With their thousands of dedicated cores and their optimized instruction sets targeting trigonometry, vector, matrix & color math as well as accelerated and asynchronous access of indexed buffers allows GPU programs (colloquially called shaders) to have the ability to process large quantities of data in parallel, thus allowing for significantly faster processing compared to the serial nature of processing the same data on a CPU.

When appropriately leveraged with Multi-tasking or Multi-processing on the CPU, execution can be further increased by utilizing techniques such as background loading of resources, or processing of i/o operations separately from the primary rendering logic. However, more often than not, failure to implement synchonization on the CPU properly can actually lead a program becoming slower and less efficient, by having to deal the additional overhead associated with task scheduling/thread context swapping or awaiting race conditions or worse, the program entering a dead-locked/hung state which can not be recovered from without total machine shutdown.

Where graphics programming gets really exciting is with two of the most common applications currently in the industry (while also being two of the youngest, emerging fields) which are artificial intelligence and cryptocurrencies, where highly computational intensive operations such as machine learning and mining or validating transaction blocks on a blockchain, respectfully, can be more efficiently performed with significantly higher throughput than would be possible on a conventional 2 or 4 core processor alone, with modern GPUs produced with hundreds, if not tens of thousands, of cores.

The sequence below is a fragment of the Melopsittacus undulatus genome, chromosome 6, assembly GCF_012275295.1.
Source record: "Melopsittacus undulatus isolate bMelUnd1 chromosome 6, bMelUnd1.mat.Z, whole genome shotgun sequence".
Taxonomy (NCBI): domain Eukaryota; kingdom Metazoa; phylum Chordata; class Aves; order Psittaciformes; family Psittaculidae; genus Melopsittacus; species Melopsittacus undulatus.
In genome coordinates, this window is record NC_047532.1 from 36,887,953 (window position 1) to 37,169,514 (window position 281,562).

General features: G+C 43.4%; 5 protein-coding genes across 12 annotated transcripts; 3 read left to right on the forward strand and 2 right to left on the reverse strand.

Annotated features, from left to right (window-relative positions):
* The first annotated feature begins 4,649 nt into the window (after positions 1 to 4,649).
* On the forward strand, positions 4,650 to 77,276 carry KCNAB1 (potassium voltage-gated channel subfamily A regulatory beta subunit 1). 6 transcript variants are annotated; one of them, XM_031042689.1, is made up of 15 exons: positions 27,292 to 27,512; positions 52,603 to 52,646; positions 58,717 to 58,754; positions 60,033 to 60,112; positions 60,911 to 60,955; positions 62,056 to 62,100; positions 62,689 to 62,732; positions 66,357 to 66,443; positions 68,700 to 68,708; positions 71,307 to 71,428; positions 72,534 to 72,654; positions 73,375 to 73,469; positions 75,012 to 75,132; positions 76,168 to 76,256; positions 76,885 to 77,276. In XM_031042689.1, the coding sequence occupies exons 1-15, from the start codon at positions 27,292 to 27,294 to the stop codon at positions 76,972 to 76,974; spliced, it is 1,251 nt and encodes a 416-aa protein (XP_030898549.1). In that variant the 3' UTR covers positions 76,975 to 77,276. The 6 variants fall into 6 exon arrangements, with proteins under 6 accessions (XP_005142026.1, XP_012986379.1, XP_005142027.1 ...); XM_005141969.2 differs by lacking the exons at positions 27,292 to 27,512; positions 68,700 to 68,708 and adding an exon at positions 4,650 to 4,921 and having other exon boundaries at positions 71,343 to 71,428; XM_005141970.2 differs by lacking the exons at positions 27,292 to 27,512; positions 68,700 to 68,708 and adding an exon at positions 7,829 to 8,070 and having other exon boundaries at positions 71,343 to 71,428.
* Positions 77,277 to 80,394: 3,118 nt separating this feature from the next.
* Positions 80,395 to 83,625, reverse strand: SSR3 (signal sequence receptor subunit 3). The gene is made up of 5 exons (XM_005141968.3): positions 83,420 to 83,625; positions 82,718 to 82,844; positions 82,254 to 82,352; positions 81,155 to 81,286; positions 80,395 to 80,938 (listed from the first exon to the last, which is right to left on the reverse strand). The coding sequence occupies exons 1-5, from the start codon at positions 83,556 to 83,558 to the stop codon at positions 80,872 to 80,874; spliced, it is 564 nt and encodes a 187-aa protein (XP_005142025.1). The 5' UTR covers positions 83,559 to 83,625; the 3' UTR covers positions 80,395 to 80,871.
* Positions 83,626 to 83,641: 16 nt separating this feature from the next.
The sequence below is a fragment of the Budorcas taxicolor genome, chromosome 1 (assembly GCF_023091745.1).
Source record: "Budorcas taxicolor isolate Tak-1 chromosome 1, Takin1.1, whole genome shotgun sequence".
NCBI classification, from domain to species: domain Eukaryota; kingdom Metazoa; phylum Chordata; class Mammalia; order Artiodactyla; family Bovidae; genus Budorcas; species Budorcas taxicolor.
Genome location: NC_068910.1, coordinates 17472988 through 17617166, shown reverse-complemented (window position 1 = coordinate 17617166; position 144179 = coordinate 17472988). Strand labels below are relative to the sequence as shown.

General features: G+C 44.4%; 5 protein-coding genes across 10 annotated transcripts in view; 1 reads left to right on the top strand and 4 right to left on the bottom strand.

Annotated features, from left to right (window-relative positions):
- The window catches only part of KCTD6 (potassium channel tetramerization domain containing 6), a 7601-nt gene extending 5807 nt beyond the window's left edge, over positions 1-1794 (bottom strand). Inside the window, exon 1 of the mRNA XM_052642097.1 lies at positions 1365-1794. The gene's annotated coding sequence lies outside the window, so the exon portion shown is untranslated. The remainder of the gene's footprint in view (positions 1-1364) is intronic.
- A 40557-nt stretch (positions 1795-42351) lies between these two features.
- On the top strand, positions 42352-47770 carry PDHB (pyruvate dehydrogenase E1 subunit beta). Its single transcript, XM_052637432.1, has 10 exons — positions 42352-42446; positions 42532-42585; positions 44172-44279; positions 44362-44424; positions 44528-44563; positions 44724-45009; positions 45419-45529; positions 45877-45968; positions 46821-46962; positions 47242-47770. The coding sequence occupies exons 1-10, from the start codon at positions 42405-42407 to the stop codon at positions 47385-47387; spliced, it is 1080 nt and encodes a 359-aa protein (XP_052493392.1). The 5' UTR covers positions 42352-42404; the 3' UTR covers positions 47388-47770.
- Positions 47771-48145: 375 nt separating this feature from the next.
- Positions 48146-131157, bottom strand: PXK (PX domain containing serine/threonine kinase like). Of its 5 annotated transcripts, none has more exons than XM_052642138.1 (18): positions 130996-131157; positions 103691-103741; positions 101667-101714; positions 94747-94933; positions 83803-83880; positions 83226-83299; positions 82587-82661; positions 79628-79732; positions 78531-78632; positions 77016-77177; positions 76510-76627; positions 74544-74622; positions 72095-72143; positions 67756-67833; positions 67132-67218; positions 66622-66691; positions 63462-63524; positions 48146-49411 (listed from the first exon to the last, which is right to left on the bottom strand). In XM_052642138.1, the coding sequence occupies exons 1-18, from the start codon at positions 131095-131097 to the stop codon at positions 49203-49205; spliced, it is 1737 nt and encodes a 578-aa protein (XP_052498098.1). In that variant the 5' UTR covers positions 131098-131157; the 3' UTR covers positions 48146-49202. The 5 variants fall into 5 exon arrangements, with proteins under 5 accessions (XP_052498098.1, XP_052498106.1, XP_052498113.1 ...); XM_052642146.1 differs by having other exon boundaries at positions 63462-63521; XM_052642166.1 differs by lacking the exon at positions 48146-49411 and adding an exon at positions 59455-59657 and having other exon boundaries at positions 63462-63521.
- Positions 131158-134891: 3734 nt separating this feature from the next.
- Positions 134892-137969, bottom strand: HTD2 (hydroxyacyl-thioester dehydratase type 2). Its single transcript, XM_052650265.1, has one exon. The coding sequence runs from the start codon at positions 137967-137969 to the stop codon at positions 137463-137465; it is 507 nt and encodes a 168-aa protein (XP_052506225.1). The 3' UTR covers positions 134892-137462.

For more information, please visit the about page.

Dev Stack Programs & Tools

Integer Sequences Libraries

Repository API Reference
C/C++ docs
Python docs
PHP docs
Javascript docs

In number theory, there are many common sequences which are highly prevalent in nature, such as the Primes or Fibonacci Numbers, with many having intimate ties to more complex fields of science and math, such as cryptography. Yet, many common languages lack built-in support for generating such sequences.

This project seeks to remedy this by offering a standardized API, which is shared across multiple platforms.

The Integer Sequence Library project is based off the Online Encyclopedia of Integer Sequences.

Unlike some APIs which simply grab the binary file from the OEIS, then serialize them directly into objects, this library, rather than depending on an Internet connection and then parsing a text or binary file, allows for native platform support for generating common integer sequences, allowing for much more power and speed as it does away with

  • *dependency upon an established Internet connection(if no connection or website is down, no functionality).
  • *does not need to wait for server responses (sending, receiving and processing http requests takes time).
  • *does not need to parse server response into native data (data is already generated natively as the appropriate type).
  • *does not need to make multiple requests to the server to generate multiple or varying iterations of a sequences, as typically a static series can be generated just once on start-up and used indefinitely while the application runs or techniques such as memoization can be utilized to only create entries which have not be previously requested.